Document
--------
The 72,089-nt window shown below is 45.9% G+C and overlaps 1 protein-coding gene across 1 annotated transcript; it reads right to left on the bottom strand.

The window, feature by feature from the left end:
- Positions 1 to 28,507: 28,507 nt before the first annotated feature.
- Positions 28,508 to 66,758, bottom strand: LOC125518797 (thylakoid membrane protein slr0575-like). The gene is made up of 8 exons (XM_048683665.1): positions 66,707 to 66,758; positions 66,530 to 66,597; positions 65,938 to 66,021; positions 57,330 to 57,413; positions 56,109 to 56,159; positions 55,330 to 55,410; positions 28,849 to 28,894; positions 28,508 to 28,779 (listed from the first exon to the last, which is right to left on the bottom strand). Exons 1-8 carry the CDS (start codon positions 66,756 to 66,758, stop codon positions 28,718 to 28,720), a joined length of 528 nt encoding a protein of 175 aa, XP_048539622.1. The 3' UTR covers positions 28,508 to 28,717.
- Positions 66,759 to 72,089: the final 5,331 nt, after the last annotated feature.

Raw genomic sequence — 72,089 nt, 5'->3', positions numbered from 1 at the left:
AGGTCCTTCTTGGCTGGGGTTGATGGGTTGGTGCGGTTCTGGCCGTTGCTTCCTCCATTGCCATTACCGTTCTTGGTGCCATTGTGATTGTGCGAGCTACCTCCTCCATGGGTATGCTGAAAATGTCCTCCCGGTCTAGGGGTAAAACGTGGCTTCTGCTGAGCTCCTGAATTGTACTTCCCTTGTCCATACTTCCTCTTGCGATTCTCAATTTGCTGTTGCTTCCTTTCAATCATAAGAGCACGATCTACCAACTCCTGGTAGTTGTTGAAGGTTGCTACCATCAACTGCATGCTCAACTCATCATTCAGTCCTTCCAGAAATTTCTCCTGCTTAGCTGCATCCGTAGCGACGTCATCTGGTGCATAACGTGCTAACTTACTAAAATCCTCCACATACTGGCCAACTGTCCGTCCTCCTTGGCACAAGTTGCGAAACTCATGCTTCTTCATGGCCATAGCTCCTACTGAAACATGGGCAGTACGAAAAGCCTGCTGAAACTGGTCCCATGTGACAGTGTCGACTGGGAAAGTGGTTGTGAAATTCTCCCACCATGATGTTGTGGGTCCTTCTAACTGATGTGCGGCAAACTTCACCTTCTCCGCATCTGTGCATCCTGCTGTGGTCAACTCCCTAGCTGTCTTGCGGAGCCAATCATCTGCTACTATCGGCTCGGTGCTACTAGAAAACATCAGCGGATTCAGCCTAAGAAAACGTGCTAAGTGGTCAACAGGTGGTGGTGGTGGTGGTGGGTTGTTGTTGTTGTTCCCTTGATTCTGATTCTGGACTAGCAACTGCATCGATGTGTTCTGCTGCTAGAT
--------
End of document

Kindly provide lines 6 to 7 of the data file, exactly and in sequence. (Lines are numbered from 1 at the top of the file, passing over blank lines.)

Raw genomic sequence — 72,089 nt, 5'->3', positions numbered from 1 at the left:
AGGTCCTTCTTGGCTGGGGTTGATGGGTTGGTGCGGTTCTGGCCGTTGCTTCCTCCATTGCCATTACCGTTCTTGGTGCCATTGTGATTGTGCGAGCTACCTCCTCCATGGGTATGCTGAAAATGTCCTCCCGGTCTAGGGGTAAAACGTGGCTTCTGCTGAGCTCCTGAATTGTACTTCCCTTGTCCATACTTCCTCTTGCGATTCTCAATTTGCTGTTGCTTCCTTTCAATCATAAGAGCACGATCTACCAACTCCTGGTAGTTGTTGAAGGTTGCTACCATCAACTGCATGCTCAACTCATCATTCAGTCCTTCCAGAAATTTCTCCTGCTTAGCTGCATCCGTAGCGACGTCATCTGGTGCATAACGTGCTAACTTACTAAAATCCTCCACATACTGGCCAACTGTCCGTCCTCCTTGGCACAAGTTGCGAAACTCATGCTTCTTCATGGCCATAGCTCCTACTGAAACATGGGCAGTACGAAAAGCCTGCTGAAACTGGTCCCATGTGACAGTGTCGACTGGGAAAGTGGTTGTGAAATTCTCCCACCATGATGTTGTGGGTCCTTCTAACTGATGTGCGGCAAACTTCACCTTCTCCGCATCTGTGCATCCTGCTGTGGTCAACTCCCTAGCTGTCTTGCGGAGCCAATCATCTGCTACTATCGGCTCGGTGCTACTAGAAAACATCAGCGGATTCAGCCTAAGAAAACGTGCTAAGTGGTCAACAGGTGGTGGTGGTGGTGGTGGGTTGTTGTTGTTGTTCCCTTGATTCTGATTCTGGACTAGCAACTGCATCGATGTGTTCTGCTGCTAGAT